How to build high reliability prototype circuit boardsby Sandro Sfregola  <email@example.com>
If you have to build a prototype or a single piece of a circuit for your own use (like those you can find in my projects), you don't need a traditional printed circuit board; you can build a high reliability substitute that, if well done, will last for life; here is a description of materials and tools required: with a little practice you should be able to build very compact boards, with a component density comparable with normal (not SMT!) double sided PCB.
Wire-wrapping vs. soldering
Wire-wrap is widely used for prototyping in pre-production environments as well as an alternative to traditional soldering in industrial production; I've seen a NASA paper that recommend wire-wrap as a high reliability substitute to soldering in aerospace applications (high G force); nevertheless, I never use wire-wrap for the following reasons:
- high overall thickness of the finished board ( not suitable for permanent installation )
- a lot more work if you have to do modifications of the circuit
So, unless you are planning to put your circuit in a new satellite, I suggest you to consider point to point soldering; to do this, you need near the same materials and tools as for wire-wrapping.
Required tools and materials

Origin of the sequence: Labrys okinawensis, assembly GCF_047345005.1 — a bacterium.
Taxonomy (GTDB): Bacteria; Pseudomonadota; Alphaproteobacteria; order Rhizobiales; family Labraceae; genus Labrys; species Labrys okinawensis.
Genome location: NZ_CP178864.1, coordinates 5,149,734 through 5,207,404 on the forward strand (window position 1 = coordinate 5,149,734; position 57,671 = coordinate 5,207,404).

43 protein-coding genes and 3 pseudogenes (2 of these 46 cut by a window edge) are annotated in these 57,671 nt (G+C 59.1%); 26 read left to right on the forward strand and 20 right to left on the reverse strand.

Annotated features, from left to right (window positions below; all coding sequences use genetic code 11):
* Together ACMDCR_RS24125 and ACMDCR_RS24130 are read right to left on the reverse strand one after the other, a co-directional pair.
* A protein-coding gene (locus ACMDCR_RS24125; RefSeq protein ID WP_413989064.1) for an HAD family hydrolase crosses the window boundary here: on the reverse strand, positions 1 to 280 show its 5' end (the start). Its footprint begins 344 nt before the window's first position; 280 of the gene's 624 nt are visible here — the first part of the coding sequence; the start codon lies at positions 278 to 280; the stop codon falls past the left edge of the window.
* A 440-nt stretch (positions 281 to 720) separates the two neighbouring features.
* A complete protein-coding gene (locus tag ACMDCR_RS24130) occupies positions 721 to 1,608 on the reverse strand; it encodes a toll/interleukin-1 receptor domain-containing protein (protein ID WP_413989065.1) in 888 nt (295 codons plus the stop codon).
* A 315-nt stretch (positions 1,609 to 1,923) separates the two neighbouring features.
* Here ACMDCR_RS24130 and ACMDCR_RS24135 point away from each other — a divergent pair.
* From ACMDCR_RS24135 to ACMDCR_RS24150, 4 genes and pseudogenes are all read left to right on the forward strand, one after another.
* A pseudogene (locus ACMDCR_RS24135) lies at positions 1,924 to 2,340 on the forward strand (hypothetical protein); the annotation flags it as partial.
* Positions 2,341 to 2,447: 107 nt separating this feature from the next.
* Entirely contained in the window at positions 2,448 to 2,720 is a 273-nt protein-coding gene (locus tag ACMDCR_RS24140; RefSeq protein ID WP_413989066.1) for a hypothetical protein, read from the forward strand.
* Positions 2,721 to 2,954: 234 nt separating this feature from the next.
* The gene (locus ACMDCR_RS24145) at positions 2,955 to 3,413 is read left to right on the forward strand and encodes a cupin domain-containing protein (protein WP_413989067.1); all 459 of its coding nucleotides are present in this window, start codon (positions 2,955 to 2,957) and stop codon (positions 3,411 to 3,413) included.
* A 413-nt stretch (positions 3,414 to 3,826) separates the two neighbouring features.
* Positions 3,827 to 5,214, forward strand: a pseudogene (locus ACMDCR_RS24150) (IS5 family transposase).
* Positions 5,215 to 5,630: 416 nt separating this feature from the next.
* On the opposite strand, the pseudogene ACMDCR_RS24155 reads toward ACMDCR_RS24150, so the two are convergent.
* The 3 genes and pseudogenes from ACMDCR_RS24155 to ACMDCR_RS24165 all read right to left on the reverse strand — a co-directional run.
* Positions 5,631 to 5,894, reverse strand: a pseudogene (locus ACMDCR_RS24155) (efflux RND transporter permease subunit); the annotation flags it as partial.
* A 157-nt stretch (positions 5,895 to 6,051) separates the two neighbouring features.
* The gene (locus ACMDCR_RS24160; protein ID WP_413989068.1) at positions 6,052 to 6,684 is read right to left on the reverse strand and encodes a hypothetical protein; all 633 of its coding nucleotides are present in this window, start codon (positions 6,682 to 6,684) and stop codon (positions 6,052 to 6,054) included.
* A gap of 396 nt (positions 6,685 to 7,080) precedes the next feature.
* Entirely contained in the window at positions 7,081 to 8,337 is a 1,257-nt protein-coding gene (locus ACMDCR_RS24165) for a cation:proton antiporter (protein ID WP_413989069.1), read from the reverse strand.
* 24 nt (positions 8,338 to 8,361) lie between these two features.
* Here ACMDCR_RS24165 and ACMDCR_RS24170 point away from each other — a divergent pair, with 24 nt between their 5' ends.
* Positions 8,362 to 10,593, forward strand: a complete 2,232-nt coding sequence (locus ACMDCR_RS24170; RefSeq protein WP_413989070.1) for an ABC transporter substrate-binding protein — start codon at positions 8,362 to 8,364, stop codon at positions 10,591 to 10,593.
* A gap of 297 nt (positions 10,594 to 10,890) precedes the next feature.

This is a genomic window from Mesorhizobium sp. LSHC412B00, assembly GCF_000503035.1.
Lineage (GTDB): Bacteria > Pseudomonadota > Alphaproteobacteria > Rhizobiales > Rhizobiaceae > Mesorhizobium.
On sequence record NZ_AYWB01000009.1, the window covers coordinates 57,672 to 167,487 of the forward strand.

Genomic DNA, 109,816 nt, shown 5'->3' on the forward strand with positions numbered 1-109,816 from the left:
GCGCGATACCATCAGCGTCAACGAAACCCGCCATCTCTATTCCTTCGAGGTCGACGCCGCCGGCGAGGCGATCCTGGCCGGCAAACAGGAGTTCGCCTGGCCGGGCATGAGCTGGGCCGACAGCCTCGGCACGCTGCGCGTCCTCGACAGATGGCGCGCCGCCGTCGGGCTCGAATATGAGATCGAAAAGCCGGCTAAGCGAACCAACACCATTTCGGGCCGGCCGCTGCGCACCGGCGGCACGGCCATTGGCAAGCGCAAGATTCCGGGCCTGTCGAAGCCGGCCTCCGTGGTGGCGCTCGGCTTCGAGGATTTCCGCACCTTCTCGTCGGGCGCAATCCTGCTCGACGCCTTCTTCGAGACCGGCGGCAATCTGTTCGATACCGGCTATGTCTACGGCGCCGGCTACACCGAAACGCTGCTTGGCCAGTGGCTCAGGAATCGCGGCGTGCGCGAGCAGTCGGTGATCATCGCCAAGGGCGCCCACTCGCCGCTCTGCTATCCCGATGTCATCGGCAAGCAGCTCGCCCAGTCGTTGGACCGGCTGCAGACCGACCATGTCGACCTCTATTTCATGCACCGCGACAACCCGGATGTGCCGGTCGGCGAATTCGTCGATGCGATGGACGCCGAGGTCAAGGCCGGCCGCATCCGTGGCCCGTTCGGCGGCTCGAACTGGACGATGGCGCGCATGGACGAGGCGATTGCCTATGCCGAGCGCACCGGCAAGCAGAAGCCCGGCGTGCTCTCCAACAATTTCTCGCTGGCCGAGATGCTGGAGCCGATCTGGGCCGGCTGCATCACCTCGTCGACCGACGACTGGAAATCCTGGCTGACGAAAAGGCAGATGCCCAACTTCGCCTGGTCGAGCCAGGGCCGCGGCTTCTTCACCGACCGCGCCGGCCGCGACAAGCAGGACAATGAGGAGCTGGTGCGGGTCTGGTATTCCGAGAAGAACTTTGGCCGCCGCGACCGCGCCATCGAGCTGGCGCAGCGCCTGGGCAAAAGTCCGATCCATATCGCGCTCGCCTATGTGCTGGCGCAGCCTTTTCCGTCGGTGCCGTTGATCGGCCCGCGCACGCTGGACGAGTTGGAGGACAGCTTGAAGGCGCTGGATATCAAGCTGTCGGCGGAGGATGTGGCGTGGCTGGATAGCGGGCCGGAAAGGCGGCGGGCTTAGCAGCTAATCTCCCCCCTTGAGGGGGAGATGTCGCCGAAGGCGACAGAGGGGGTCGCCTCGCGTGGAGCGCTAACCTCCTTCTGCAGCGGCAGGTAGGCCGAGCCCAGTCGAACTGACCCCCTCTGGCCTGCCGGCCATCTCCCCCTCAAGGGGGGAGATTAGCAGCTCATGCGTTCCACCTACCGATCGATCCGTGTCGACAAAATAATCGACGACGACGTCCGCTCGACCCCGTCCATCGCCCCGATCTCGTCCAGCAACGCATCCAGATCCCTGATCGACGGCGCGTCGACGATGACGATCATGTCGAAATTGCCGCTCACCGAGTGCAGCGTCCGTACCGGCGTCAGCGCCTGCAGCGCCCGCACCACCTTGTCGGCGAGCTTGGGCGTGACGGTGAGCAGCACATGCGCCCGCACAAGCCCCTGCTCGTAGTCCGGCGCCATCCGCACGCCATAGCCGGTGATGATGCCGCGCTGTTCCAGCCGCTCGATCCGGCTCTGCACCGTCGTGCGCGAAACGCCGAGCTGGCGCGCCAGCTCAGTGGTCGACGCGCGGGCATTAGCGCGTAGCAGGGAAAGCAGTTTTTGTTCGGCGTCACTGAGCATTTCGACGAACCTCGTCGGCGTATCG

- a pre-drilled, 1/10 inch grid, fiberglass prototype board; you could find it in several sizes in a good electronic store; it is easy to cut fiberglass with a hack-saw
- teflon insulated, solid strand AWG 30 wire; this is relatively expensive but teflon is easy to strip and stable at soldering temperature
- soldering wire; use the best you can find, 60/40 alloy with an organic fluxant
- a precision wire cutter
- a special AWG 30 wire stripper (expensive)
- a good soldering tool: if you are serious about soldering you need a good, temperature controlled tool and some different tips; the suitable working temperature should be about 300 - 330 Celsius degrees
- a spray de-flux solvent and hard brush for solder-flux cleaning
- the usual electronic workshop tools
Ready to go ...
As a general rule, I recommend the following steps in board construction:
- first, a good planning in components position; if you have a PCB design software, use it and try different solutions; an efficient positioning mean a better layout; place decoupling capacitors near the respective ic; remember that you need fixing holes on the board!
- solder all the components and ic sockets in place (I recommend good gold-plated ic sockets) and clean all the solder flux with solvent and brush; dry with compressed air
- start the connection work with the shortest wires; try to not overlap wires if possible; keep separate analog and digital supply/grounds; remember: if you run a long wire parallel to another, you make a transformer! in digital/only circuit this should not be a problem but in mixed/signal situations it can be; as a general rule, crossing wires minimizes both inductive and capacitive coupling
- it is better to work with a copy of the schematics and mark the connections you are doing with a pencil
- perform a final control with a multimeter; check all the connections and for unwanted adjacent pins shorts
- clean the residual solder flux as above
- insert IC in sockets
Here is an example of a useful tool that I designed and built about 13 years ago; it is an in-circuit, EPROM emulator for firmware development and debugging; as you can see it is very compact although the circuit complexity.